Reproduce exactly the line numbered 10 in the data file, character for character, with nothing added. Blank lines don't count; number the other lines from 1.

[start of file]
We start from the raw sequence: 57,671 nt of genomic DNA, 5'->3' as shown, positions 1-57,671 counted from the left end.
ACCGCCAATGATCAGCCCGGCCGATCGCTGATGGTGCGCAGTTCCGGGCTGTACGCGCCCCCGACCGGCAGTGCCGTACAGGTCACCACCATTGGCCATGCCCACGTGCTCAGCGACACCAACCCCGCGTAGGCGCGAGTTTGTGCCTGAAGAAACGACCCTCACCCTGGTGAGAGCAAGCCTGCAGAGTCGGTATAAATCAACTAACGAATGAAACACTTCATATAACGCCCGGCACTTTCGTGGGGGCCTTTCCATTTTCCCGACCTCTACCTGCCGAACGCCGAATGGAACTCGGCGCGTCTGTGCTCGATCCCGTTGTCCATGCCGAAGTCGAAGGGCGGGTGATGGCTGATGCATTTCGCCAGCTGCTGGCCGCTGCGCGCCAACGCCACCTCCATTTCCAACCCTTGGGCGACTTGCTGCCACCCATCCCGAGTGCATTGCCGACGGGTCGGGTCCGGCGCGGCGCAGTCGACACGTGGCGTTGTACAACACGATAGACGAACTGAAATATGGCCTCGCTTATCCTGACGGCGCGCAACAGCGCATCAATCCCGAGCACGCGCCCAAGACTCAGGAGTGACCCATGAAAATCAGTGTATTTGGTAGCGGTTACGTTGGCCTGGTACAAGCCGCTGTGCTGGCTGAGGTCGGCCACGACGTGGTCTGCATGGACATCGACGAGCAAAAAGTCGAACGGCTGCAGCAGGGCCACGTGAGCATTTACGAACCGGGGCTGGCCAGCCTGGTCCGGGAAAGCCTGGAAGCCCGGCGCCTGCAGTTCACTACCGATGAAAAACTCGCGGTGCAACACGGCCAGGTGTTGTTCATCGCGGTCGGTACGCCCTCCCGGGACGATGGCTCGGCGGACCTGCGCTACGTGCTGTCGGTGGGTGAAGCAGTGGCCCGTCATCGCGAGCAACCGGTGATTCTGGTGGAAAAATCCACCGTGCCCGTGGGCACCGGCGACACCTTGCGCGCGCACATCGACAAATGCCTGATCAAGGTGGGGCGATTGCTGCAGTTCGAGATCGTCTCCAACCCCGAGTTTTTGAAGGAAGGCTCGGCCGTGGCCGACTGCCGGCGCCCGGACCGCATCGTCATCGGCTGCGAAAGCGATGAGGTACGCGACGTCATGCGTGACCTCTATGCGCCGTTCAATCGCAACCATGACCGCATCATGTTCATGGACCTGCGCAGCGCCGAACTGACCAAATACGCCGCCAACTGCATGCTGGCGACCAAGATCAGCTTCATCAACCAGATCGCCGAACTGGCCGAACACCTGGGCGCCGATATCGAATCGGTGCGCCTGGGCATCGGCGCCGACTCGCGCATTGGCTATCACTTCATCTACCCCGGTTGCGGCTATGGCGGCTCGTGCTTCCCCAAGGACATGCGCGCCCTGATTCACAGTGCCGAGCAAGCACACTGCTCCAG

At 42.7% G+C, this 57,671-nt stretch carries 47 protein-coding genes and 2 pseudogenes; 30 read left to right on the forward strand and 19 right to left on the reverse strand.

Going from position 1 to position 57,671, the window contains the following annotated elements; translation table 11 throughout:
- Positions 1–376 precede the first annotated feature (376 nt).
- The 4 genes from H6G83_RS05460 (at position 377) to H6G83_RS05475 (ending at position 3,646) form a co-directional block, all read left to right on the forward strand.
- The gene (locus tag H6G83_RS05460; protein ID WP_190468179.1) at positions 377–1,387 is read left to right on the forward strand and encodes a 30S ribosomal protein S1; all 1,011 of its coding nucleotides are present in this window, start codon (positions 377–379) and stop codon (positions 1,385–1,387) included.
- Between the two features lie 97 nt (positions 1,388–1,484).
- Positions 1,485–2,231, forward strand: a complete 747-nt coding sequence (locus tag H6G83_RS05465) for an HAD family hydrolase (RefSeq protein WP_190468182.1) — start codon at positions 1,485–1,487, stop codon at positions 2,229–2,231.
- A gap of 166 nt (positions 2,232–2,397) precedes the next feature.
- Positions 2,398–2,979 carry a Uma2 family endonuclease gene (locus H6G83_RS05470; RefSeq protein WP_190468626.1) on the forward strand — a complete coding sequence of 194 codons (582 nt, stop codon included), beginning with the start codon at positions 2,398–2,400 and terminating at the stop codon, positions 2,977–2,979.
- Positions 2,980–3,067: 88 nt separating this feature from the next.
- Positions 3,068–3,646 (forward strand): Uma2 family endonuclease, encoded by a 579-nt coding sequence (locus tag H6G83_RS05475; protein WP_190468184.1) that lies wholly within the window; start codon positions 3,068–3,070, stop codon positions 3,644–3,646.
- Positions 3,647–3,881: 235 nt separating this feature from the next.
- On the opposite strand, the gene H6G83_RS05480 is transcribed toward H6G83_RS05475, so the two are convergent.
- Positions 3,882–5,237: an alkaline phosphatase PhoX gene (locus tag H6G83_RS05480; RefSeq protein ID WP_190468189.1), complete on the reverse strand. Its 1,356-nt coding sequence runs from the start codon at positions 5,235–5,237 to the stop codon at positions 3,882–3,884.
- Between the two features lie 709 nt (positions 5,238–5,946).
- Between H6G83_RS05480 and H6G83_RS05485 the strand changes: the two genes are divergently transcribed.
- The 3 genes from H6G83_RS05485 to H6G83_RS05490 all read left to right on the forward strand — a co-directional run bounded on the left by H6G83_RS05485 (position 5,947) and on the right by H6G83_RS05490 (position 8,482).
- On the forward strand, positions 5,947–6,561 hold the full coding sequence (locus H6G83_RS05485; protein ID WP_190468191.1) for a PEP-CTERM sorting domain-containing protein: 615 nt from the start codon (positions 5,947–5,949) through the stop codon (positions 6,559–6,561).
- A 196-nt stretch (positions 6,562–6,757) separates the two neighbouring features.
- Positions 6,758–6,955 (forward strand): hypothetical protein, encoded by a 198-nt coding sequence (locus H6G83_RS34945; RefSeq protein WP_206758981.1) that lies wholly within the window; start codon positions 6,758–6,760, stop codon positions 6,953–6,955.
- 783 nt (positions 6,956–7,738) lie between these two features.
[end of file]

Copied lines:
- A gap of 166 nt (positions 2,232–2,397) precedes the next feature.